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Author Topic: Tide prediction libraries for Arduino  (Read 1162 times)
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I've been working on a library to provide ocean tide height predictions for coastal locations using only the Arduino and a real time clock chip to provide the current time. Example libraries are available at my GitHub repository. Each library contains an example Arduino sketch.



The basic library function is described here:
http://lukemiller.org/index.php/2012/09/tide-height-prediction-with-the-arduino/

I also expand on some potential uses here:
http://lukemiller.org/index.php/2012/09/using-arduino-tide-predictions/

The short story for those that don't want to click through links is that I borrowed the tidal harmonic data compiled in the open source XTide program by David Flater and use those to generate Arduino tide prediction libraries for a NOAA (USA-only) reference tide station. There are roughly 635 such stations scattered around the US, so in theory it should be possible to generate a tide prediction library for any of these locations. 10 years' worth of harmonic constants for a site are loaded into program memory when the tide prediction library is included in a sketch. To get a tide prediction for a certain date and time, you feed a DateTime object (from the various RTClib libraries out there) to the currentTide() function, and it returns the predicted tide height for that station, in units of feet. The library for each site includes an example Tide_calculator.ino sketch that will output the current tide height to the serial monitor as a demonstration. This isn't just using a lookup table of tide heights and times, it actually does the "real" tide height harmonic calculation on the fly for any given date/time within the provided 10 years' worth of harmonic and lunar constants in a library.

The primary caution with the use of these libraries is that you must supply the DateTime object time using the tide site's local standard time zone, not daylight savings time. When using a real time clock chip, it needs to be set to local standard time for the site, regardless of what time of year it is currently. Therefore you will need to adjust your computer's clock to standard time when initializing the real time clock chip. The displayed times in the serial monitor will also be in local standard time.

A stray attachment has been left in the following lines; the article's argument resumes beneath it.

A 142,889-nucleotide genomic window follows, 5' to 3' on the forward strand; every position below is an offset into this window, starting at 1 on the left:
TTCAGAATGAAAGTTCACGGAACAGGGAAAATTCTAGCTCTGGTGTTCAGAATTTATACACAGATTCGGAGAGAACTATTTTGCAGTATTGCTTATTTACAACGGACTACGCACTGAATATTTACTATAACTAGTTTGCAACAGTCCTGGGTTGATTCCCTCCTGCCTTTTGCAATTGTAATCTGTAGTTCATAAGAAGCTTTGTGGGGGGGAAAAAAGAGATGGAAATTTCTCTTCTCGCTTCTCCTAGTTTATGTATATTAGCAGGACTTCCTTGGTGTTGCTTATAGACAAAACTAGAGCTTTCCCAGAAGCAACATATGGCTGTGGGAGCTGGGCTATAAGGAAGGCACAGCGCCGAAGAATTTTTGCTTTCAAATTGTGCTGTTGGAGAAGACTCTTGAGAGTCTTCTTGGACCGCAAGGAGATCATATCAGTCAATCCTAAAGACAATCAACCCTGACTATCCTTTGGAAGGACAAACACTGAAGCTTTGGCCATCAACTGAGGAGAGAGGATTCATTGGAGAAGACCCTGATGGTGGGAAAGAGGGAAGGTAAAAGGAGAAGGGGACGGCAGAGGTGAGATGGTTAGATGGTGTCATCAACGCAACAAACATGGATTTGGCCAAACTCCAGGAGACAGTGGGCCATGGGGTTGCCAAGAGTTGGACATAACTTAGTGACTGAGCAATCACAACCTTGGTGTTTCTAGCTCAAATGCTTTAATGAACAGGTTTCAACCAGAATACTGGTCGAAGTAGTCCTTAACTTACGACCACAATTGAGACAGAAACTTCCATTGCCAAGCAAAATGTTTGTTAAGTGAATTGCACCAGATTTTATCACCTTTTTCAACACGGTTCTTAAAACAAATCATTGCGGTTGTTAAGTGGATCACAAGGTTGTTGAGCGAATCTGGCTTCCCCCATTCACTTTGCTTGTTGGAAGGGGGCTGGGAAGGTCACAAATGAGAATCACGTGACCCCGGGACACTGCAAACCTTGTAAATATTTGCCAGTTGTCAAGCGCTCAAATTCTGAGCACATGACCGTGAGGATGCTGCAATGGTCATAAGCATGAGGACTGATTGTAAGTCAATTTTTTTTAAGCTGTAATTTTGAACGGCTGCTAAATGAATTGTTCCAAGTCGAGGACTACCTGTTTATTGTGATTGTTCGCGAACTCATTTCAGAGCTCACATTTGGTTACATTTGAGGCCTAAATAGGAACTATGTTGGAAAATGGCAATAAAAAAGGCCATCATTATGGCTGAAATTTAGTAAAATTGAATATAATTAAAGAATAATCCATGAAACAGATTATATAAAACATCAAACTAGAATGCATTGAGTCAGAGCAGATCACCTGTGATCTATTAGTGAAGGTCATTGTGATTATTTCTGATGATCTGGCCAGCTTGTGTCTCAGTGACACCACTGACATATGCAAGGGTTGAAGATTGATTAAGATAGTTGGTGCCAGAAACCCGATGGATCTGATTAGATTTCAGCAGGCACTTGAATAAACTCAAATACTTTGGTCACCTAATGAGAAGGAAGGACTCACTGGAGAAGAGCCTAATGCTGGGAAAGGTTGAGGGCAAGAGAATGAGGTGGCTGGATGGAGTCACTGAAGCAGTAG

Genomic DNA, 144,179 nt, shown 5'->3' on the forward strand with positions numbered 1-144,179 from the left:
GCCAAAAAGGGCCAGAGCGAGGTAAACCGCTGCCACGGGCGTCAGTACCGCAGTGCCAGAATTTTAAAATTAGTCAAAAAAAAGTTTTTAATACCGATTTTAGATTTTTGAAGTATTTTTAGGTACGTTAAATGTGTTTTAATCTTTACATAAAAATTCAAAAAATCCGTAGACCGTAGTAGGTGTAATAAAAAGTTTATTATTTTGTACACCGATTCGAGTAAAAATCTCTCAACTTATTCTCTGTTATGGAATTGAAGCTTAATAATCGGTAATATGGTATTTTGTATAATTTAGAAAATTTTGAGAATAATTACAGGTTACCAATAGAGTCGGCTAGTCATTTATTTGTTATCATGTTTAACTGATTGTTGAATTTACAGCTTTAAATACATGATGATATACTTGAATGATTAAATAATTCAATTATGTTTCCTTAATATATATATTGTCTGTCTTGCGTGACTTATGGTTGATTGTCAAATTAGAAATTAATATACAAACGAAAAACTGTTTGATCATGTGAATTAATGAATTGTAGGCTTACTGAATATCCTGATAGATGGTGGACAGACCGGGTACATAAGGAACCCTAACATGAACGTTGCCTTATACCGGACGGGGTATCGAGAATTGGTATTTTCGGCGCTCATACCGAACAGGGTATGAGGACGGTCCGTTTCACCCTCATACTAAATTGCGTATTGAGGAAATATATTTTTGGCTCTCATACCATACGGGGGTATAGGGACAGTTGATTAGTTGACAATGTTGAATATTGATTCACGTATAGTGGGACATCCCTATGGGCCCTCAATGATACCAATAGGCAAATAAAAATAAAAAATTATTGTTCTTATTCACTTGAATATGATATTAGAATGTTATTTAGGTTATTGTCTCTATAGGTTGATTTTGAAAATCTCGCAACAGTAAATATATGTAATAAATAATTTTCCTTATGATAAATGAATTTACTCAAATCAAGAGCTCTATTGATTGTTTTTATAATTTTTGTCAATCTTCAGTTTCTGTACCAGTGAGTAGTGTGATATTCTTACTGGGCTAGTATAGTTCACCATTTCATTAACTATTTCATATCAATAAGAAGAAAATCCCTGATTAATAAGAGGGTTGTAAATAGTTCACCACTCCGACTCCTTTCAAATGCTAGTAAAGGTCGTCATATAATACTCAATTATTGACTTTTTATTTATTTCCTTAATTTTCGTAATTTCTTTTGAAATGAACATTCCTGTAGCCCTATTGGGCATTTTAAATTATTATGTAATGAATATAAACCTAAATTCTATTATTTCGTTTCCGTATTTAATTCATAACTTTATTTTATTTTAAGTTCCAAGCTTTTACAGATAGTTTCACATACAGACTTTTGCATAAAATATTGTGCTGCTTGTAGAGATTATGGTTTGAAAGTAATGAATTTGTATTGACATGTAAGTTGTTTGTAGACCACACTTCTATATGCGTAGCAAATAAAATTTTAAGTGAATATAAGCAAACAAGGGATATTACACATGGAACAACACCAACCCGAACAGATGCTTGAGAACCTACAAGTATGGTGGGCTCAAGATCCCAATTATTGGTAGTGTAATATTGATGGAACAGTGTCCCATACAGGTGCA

To generate a library for a different site, I included a R script and dataset that can be used to automatically generate the library for a site. This is explained in the webpages linked above.

For the handful of sites I've tested this on, the predicted tide height is well within the rounding error of NOAA's own tide predictions available on their http://tidesandcurrents.noaa.gov/ website.

The tide prediction library could be used to build something simple like a tide clock that displays the current tide (or even tide heights for several hours if you feed the function multiple time values). I've developed this for my own research needs, and the initial projects I've built with it reflect that. This Youtube video shows a stepper-motor-driven rack I built for a research pilot project, and demonstrates that the tide predictions from the Arduino powering the rack follow quite nicely with NOAA's predicted tides for the same site, which are shown in the graph on the right of the video.

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I live in Saskatchewan, I thought Tide was something I washed clothes with.

I asked Bill O'Reilly what the tide is, he said it goes in and out but he couldn't explain it.

 smiley-grin

Actually, that's pretty cool.

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